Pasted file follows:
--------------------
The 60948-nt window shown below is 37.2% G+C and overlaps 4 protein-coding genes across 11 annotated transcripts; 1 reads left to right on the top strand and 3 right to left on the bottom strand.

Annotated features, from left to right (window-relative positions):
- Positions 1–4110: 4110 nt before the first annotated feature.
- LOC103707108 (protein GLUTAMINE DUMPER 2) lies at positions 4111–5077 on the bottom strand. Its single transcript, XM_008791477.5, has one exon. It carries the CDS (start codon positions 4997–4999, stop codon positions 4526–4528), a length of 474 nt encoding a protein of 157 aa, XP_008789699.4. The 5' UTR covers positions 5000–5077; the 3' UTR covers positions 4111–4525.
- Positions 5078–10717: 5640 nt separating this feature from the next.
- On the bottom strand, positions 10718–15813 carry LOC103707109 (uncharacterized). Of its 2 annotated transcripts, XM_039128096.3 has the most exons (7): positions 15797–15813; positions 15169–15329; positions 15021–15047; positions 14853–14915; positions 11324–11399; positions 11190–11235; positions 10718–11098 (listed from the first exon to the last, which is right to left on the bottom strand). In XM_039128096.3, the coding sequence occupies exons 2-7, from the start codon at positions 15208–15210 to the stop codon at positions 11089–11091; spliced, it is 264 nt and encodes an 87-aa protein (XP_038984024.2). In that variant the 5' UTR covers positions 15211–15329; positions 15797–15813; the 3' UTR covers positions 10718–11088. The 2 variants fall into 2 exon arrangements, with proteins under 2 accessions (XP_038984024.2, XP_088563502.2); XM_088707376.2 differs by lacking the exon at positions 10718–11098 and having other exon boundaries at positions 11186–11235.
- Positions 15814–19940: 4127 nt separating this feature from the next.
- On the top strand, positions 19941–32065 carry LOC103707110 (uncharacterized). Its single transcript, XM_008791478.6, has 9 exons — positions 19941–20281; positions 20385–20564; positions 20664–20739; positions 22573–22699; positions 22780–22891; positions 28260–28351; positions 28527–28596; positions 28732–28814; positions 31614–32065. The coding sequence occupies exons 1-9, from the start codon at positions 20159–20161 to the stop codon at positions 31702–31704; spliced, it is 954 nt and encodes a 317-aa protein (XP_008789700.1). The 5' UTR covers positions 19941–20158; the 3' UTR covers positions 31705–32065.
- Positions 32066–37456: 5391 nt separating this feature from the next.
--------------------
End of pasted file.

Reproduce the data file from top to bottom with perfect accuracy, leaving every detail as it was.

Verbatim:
The 60948-nt window shown below is 37.2% G+C and overlaps 4 protein-coding genes across 11 annotated transcripts; 1 reads left to right on the top strand and 3 right to left on the bottom strand.

Annotated features, from left to right (window-relative positions):
- Positions 1–4110: 4110 nt before the first annotated feature.
- LOC103707108 (protein GLUTAMINE DUMPER 2) lies at positions 4111–5077 on the bottom strand. Its single transcript, XM_008791477.5, has one exon. It carries the CDS (start codon positions 4997–4999, stop codon positions 4526–4528), a length of 474 nt encoding a protein of 157 aa, XP_008789699.4. The 5' UTR covers positions 5000–5077; the 3' UTR covers positions 4111–4525.
- Positions 5078–10717: 5640 nt separating this feature from the next.
- On the bottom strand, positions 10718–15813 carry LOC103707109 (uncharacterized). Of its 2 annotated transcripts, XM_039128096.3 has the most exons (7): positions 15797–15813; positions 15169–15329; positions 15021–15047; positions 14853–14915; positions 11324–11399; positions 11190–11235; positions 10718–11098 (listed from the first exon to the last, which is right to left on the bottom strand). In XM_039128096.3, the coding sequence occupies exons 2-7, from the start codon at positions 15208–15210 to the stop codon at positions 11089–11091; spliced, it is 264 nt and encodes an 87-aa protein (XP_038984024.2). In that variant the 5' UTR covers positions 15211–15329; positions 15797–15813; the 3' UTR covers positions 10718–11088. The 2 variants fall into 2 exon arrangements, with proteins under 2 accessions (XP_038984024.2, XP_088563502.2); XM_088707376.2 differs by lacking the exon at positions 10718–11098 and having other exon boundaries at positions 11186–11235.
- Positions 15814–19940: 4127 nt separating this feature from the next.
- On the top strand, positions 19941–32065 carry LOC103707110 (uncharacterized). Its single transcript, XM_008791478.6, has 9 exons — positions 19941–20281; positions 20385–20564; positions 20664–20739; positions 22573–22699; positions 22780–22891; positions 28260–28351; positions 28527–28596; positions 28732–28814; positions 31614–32065. The coding sequence occupies exons 1-9, from the start codon at positions 20159–20161 to the stop codon at positions 31702–31704; spliced, it is 954 nt and encodes a 317-aa protein (XP_008789700.1). The 5' UTR covers positions 19941–20158; the 3' UTR covers positions 31705–32065.
- Positions 32066–37456: 5391 nt separating this feature from the next.